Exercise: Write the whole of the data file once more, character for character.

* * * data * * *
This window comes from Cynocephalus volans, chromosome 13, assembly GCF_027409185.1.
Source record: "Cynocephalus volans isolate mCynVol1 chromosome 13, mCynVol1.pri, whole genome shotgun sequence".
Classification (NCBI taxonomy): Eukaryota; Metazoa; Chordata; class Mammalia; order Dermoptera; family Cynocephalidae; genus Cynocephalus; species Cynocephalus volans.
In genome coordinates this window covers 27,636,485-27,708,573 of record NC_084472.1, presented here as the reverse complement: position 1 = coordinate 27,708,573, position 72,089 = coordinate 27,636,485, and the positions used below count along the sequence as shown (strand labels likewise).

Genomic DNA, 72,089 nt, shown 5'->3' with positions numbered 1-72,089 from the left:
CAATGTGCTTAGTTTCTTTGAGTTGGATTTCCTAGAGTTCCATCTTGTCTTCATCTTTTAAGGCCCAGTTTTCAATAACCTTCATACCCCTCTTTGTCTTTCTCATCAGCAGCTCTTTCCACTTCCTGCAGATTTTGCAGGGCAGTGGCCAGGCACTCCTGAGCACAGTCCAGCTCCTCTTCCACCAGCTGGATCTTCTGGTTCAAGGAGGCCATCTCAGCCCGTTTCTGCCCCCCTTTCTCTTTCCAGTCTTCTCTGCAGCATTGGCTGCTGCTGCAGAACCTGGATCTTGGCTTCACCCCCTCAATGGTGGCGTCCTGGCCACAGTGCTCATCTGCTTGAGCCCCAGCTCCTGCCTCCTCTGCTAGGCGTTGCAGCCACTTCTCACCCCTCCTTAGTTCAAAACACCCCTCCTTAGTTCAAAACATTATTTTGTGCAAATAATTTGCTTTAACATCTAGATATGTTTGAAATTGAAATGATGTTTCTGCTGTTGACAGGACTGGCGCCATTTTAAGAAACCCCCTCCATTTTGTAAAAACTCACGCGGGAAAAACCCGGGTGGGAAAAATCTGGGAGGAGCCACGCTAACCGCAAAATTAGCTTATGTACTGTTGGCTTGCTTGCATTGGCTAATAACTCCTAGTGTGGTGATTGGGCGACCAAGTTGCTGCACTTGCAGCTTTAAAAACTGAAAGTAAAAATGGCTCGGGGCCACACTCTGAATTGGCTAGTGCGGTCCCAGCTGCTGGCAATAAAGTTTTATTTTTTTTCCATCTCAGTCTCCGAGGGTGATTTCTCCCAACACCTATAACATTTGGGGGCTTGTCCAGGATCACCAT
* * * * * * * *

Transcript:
This window comes from Cynocephalus volans, chromosome 13, assembly GCF_027409185.1.
Source record: "Cynocephalus volans isolate mCynVol1 chromosome 13, mCynVol1.pri, whole genome shotgun sequence".
Classification (NCBI taxonomy): Eukaryota; Metazoa; Chordata; class Mammalia; order Dermoptera; family Cynocephalidae; genus Cynocephalus; species Cynocephalus volans.
In genome coordinates this window covers 27,636,485-27,708,573 of record NC_084472.1, presented here as the reverse complement: position 1 = coordinate 27,708,573, position 72,089 = coordinate 27,636,485, and the positions used below count along the sequence as shown (strand labels likewise).

Genomic DNA, 72,089 nt, shown 5'->3' with positions numbered 1-72,089 from the left:
CAATGTGCTTAGTTTCTTTGAGTTGGATTTCCTAGAGTTCCATCTTGTCTTCATCTTTTAAGGCCCAGTTTTCAATAACCTTCATACCCCTCTTTGTCTTTCTCATCAGCAGCTCTTTCCACTTCCTGCAGATTTTGCAGGGCAGTGGCCAGGCACTCCTGAGCACAGTCCAGCTCCTCTTCCACCAGCTGGATCTTCTGGTTCAAGGAGGCCATCTCAGCCCGTTTCTGCCCCCCTTTCTCTTTCCAGTCTTCTCTGCAGCATTGGCTGCTGCTGCAGAACCTGGATCTTGGCTTCACCCCCTCAATGGTGGCGTCCTGGCCACAGTGCTCATCTGCTTGAGCCCCAGCTCCTGCCTCCTCTGCTAGGCGTTGCAGCCACTTCTCACCCCTCCTTAGTTCAAAACACCCCTCCTTAGTTCAAAACATTATTTTGTGCAAATAATTTGCTTTAACATCTAGATATGTTTGAAATTGAAATGATGTTTCTGCTGTTGACAGGACTGGCGCCATTTTAAGAAACCCCCTCCATTTTGTAAAAACTCACGCGGGAAAAACCCGGGTGGGAAAAATCTGGGAGGAGCCACGCTAACCGCAAAATTAGCTTATGTACTGTTGGCTTGCTTGCATTGGCTAATAACTCCTAGTGTGGTGATTGGGCGACCAAGTTGCTGCACTTGCAGCTTTAAAAACTGAAAGTAAAAATGGCTCGGGGCCACACTCTGAATTGGCTAGTGCGGTCCCAGCTGCTGGCAATAAAGTTTTATTTTTTTTCCATCTCAGTCTCCGAGGGTGATTTCTCCCAACACCTATAACATTTGGGGGCTTGTCCAGGATCACCAT